A crucial part of IPA's mission is to inform member associations and the wider global publishing community about breaking developments which will impact publishers. We do this through a number of channels. the IPA website, our monthly e-newsletter, press releases and the IPA's dedicated social media feeds.

Both The Publishers Association (UK) and the Association of American Publishers have recently looked at the relationship between publishing and film production. Adapting a book to film is a great example of copyright as an enabler of creation. 

While IPA was busy at the May SCCR meeting in Geneva, the Association of American Publishers was holding an event together with the Motion Picture Association of America at BookExpo in New York. They brought together an interesting line-up to look at how books are adapted to screen. What came out of the discussions is that there is no magic formula and that each project is different. You can read a fascinating interview with Darin Keesler of Picador on the AAP’s website. He has worked on a number of book-to-film projects including Oscar winners Call Me By Your Name and The Revenant. Keesler presents the practicalities of publishers and producers collaborating and the potential positive impact on both artforms, with films benefiting from an established readership and films helping books reach new audiences – Call Me By Your Name was released as a book in 2008 to positive reviews and good sales. An Oscar run for the film 10 years later saw the book reach the New York Times bestseller list.

Earlier this month The Publishers Association (UK) released a study conducted by Frontier Economics looking at publishing’s contribution to the wider creative industries. Among many revealing figures it highlights that a staggering43% of the UK’s top films between 2007 and 2016 were based on books and that films based on books take 44% more in box office revenues in the UK. The full study includes excellent case studies on The Night Manager and My Cousin Rachel, among others.

Back at the SCCR in Geneva in May, FIAPF held a side event where South African Sales Agent, Mayenzeke Baza spoke of his work on the huge box office success, Happiness is a Four Letter Word. The origin of that film? You’ve guessed it, a book (by South African novelist, Cynthia Jele).

Submit to FacebookSubmit to TwitterSubmit to LinkedIn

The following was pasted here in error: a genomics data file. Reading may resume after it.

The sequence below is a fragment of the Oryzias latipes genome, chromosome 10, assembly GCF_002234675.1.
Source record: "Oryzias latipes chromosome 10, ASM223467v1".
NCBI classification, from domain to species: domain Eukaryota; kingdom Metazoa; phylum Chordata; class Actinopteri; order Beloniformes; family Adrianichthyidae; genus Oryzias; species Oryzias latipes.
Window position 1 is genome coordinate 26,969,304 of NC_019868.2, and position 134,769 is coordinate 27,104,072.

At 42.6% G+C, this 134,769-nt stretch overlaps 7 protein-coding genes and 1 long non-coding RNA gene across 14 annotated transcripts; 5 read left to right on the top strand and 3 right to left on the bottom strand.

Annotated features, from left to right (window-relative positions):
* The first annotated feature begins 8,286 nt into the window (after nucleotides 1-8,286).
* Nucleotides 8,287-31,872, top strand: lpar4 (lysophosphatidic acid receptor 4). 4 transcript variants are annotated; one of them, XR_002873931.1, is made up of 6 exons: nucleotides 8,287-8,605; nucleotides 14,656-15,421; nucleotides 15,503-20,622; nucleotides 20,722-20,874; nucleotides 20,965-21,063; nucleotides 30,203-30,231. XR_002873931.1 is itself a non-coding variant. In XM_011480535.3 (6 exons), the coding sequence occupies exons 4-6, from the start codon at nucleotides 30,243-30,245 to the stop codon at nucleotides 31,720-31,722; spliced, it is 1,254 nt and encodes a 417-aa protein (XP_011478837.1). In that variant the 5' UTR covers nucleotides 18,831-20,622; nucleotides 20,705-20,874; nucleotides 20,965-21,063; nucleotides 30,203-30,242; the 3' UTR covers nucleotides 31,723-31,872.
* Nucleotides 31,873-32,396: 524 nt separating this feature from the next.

Blog

Michiel Kolman
24 April 2019
Publishing industry
Diversity and Inclusion
Arguably a forerunner in making progress on the topic of inclusion and diversity, the UK Publishers Association began their journey with a landmark report on the diversity of the UK publishing industry in 2017. They have just released their findings ...
Anne Bergman-Tahon
17 April 2019
Copyright
Publishing industry
558 days after it was proposed by the European Commission on 15 September 2016, the Members of the European Parliament adopted on Tuesday 26 March, the compromise text on copyright in the digital single market (the market we all share as Europeans th...
James Taylor
05 April 2019
Copyright
Publishing industry

Friday at SCCR 38 was for “other matters” – copyright in the digital environment, resale right and theatre directors. 

James Taylor
04 April 2019
Copyright
Publishing industry

Following Wednesday’s jam-packed day of presentations and side-events, you could feel a drop in energy in the chamber today as a number of reports were presented.

James Taylor
04 April 2019
Copyright
Publishing industry
Wednesday morning, before the start of the WIPO plenary session, IPA had two important meetings. Firstly, we were invited to take part in a regular briefing that the US delegation offers particular stakeholders at every SCCR. Secondly, IPA then met w...
James Taylor
02 April 2019
Copyright
Publishing industry
The second day of the 38th session of the WIPO SCCR, began with the regular meeting the IPA organizes on Tuesday morning for the representatives of the Creative Sector Organisations Group that we coordinate. On the 13th floor...
James Taylor
02 April 2019
Copyright
Publishing industry
Yesterday was the first day of the 38th session of the WIPO SCCR. If you need to re-familiarise yourself with what has happened previously and some of the WIPO lingo here are links to previous diaries, our jargon buster and the official SCCR page....
James Taylor
01 April 2019
Publishing industry
Today, we begin the week-long, 38thsession of the Standing Committee on Copyright and Related Rights (SCCR) at the World Intellectual Property Organization (WIPO). For those of you new to these conferences, we direct you to our summary of where we en...

Press Releases campaign 2018

 

Newsletters campaigns 2019

 

Newsletters campaigns 2018

 

International Publishers Association

23, avenue de France
1202 Geneva, Switzerland
+41 22 704 18 20
info@internationalpublishers.org

Subscribe to our newsletter